Hello, planning on making this for a friend’s birthday. He doesn’t eat eggs. What can I substitute the eggs with.?

    • Erin replies to Dharunya
      February 13, 2020 @ 1:22 pm

      Sorry for just now seeing your question! I haven’t tried it but I imagine flax eggs or chia eggs would work.

  • Paula
    June 3, 2018 @ 10:54 pm

    I’m making this cake for muy dad”s birthday, I’m dure it’ll be a success just as allí your other recipes I’ve tried. I wanted to ask for your opinion about adding some cocoa and making this into a chocolate cake, what do you think? Maybe decrease the amount of flour?

    • Erin replies to Paula
      June 5, 2018 @ 8:25 pm

      Sorry for just now seeing your question! I’m happy to hear that you’ve had success with some of my other recipes. :) Unfortunately I have no idea. It’d require reworking the recipe quite a bit. You’re right about needing to decrease the amount of flour, but I have no clue as to how much cocoa powder you’d need to add and how much flour to decrease without trying it myself. So sorry I couldn’t be more helpful! Hope your dad has a great birthday. :) I have a super delicious chocolate cupcakes recipe that would be great in cake form, if that helps!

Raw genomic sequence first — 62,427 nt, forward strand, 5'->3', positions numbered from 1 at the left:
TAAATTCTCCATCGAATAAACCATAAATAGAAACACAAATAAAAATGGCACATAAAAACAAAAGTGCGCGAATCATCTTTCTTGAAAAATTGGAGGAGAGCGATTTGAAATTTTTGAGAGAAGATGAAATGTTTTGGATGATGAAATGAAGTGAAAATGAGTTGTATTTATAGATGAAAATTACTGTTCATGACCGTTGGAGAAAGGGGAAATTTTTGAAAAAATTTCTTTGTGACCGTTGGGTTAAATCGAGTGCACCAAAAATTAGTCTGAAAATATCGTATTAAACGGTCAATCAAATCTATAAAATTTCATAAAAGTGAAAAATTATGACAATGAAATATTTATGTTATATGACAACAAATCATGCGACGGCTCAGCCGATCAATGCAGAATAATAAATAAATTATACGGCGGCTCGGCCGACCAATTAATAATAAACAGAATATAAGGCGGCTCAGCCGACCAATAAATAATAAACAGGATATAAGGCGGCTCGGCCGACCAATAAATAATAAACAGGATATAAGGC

• Paula replies to Erin
        June 6, 2018 @ 3:29 pm

        Thank you! Yes, I’ve made your delicious chocolate cupcakes on more than one occasion. They are always a hit.

        • Erin replies to Paula
          June 7, 2018 @ 8:15 pm

          Oh, ok! Glad to hear that. :)

  • MP says
    December 28, 2017 @ 10:31 pm

    Does the frosting recipe make just enough for the 8×8 cake? How many cupcakes would you say this amount of frosting would frost? Thank you.